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Leftover DNA from sons may alter their mothers’ brains, study says | Health | The Seattle Times

The Fred Hutchinson Cancer Research Center study also found that women with more male DNA in their brains were less likely to have suffered from Alzheimer’s disease.

By Melissa Lee Phillips
ScienceNOW

A new study shows that male DNA — likely left over from pregnancy with a male fetus — can persist in a woman’s brain throughout her life. Although the impact of this foreign DNA is unclear, the study also found that women with more male DNA in their brains were less likely to have suffered from Alzheimer’s disease.

The Alzheimer’s trend hinted that the male DNA could help protect mothers from the disease, the researchers say.

During mammalian pregnancy, the mother and fetus exchange DNA and cells. Previous work has shown fetal cells can linger in the mother’s blood and bone for decades, a condition researchers call fetal microchimerism.

The lingering of the fetal DNA, research suggests, may be a mixed blessing: The cells may help the mother’s health by promoting tissue repair and improving the immune system, but the cells may also cause adverse effects, such as autoimmune reactions.

Researchers have shown that fetal microchimerism occurs in mouse brains, but they had not shown this in humans. So a team led by autoimmunity researcher and rheumatologist Dr. J. Lee Nelson of the Fred Hutchinson Cancer Research Center in Seattle took samples from autopsied brains of 59 women who died between the ages of 32 and 101. By testing for a gene specific to the Y chromosome, they found evidence of male DNA in the brains of 63 percent of the women. (The researchers did not have the history of the women’s pregnancies.) The male DNA was scattered across multiple brain regions, the team reported online Wednesday in PLoS ONE.

Because some studies have suggested that the risk of Alzheimer’s disease increases with an increasing number of pregnancies, the team also examined the brains for signs of the disease.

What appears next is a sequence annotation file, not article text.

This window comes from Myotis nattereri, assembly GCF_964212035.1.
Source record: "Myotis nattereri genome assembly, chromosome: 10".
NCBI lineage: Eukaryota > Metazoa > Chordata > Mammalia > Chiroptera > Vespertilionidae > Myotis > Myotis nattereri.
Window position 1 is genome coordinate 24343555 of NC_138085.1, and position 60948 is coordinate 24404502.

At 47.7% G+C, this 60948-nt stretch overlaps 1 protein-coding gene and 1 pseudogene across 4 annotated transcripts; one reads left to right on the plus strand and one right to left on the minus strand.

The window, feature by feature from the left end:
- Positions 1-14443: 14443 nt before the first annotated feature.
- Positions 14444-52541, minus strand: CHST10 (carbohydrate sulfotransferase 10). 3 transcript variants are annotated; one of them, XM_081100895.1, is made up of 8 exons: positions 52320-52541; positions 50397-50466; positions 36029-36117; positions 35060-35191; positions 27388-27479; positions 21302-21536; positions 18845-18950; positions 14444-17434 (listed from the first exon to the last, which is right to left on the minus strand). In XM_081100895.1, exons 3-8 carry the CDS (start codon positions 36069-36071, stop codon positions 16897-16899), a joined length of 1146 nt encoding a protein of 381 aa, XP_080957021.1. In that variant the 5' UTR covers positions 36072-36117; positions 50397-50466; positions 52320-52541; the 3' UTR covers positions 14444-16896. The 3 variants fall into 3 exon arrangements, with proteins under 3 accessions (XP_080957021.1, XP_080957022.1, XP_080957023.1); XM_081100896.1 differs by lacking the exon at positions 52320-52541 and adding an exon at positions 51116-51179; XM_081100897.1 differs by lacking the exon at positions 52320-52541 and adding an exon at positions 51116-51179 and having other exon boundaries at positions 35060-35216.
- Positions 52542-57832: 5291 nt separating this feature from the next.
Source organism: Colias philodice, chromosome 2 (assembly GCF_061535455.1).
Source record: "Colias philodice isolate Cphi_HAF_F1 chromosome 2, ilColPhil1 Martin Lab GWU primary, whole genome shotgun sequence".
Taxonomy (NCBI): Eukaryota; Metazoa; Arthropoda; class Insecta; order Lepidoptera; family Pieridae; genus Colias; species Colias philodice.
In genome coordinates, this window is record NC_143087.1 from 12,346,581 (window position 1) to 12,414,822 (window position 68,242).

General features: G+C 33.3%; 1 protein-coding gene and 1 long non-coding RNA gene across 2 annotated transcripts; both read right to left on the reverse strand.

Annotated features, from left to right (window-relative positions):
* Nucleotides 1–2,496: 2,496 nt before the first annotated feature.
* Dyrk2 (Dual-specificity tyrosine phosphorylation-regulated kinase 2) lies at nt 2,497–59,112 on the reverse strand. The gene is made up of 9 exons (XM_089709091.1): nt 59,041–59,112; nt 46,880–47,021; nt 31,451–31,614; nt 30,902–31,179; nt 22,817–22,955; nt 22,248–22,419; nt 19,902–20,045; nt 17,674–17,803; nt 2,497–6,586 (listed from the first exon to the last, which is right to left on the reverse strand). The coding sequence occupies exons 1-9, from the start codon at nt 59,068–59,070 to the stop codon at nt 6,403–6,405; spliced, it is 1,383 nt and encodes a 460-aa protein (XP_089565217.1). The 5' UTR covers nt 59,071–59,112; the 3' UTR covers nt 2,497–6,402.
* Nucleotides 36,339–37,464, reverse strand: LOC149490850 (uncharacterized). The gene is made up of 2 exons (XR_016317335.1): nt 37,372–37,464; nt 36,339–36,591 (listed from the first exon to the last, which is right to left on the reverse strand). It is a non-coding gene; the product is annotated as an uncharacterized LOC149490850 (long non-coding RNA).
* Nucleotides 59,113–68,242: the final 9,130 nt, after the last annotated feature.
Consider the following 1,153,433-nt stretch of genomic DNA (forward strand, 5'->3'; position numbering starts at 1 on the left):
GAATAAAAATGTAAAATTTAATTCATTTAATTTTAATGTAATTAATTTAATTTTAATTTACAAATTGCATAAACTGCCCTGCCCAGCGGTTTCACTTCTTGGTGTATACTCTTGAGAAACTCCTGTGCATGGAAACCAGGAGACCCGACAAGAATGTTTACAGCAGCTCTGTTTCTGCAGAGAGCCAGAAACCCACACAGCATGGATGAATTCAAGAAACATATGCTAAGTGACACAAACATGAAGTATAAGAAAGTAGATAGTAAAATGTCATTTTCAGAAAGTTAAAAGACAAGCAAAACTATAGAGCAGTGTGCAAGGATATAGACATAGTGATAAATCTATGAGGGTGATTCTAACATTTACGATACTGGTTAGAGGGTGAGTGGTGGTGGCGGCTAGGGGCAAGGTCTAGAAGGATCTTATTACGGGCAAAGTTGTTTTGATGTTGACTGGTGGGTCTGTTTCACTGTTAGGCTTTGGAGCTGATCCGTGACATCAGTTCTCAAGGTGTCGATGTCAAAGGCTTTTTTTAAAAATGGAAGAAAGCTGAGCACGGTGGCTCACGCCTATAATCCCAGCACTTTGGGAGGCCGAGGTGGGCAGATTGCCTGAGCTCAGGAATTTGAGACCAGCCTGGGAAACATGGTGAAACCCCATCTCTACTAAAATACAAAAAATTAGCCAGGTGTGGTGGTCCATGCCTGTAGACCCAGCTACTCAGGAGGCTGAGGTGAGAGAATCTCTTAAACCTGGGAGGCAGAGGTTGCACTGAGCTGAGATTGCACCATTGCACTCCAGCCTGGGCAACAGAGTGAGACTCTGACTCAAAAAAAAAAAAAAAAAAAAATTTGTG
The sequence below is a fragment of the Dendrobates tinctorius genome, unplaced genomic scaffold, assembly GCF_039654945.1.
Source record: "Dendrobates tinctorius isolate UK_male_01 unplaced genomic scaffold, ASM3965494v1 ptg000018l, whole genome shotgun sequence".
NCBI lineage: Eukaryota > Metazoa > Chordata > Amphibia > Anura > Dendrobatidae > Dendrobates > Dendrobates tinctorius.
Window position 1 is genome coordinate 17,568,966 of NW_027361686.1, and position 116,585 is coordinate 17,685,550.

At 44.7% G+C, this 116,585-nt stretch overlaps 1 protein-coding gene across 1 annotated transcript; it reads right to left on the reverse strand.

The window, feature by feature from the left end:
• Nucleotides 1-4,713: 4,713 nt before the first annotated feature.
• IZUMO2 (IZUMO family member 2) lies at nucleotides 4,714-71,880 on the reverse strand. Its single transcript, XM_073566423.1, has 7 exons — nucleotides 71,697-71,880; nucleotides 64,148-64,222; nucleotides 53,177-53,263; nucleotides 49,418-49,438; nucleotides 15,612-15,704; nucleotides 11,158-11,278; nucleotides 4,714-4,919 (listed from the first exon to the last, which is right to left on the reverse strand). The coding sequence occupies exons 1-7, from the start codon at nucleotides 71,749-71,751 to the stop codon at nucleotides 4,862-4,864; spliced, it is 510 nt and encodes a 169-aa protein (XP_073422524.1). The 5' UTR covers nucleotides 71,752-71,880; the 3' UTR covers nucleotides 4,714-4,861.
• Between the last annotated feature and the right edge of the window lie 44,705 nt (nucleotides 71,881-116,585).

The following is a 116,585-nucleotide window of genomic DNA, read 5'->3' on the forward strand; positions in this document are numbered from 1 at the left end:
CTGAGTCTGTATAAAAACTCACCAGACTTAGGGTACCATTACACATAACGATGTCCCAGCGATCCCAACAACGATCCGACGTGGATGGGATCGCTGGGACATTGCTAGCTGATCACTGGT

Of the 59 women, 33 had Alzheimer’s, but contrary to the team’s expectation, the women with Alzheimer’s had significantly less male DNA in their brains than did the 26 women who did not have Alzheimer’s.

Whether that correlation means that fetal male DNA helps protect women against Alzheimer’s is unclear, however. “To me, this suggests that the presence of fetal cells in the female brain prevents disease,” says cardiologist Hina Chaudhry of Mount Sinai School of Medicine in New York City.

In a study published online in Circulation Research last year, Chaudhry and colleagues found that fetal cells in mice migrated to the mother’s heart, differentiated into functioning cardiac cells, and accelerated repair to damaged heart tissue. So, Chaudhry says, a similar thing could be happening when fetal cells migrate to the brain. “I would bet these cells are getting into the maternal brain and are able to differentiate into neurons.”

Nelson said it is also difficult to reach any firm conclusions about a potential link between microchimerism and Alzheimer’s. Part of the problem is her team had little information about the pregnancy histories of the women in their study. “We have to say we really don’t know,” she says. “I hope that kind of work can be done in the future, but it’s very difficult to do with human samples.”

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~ by Butch on September 29, 2012.

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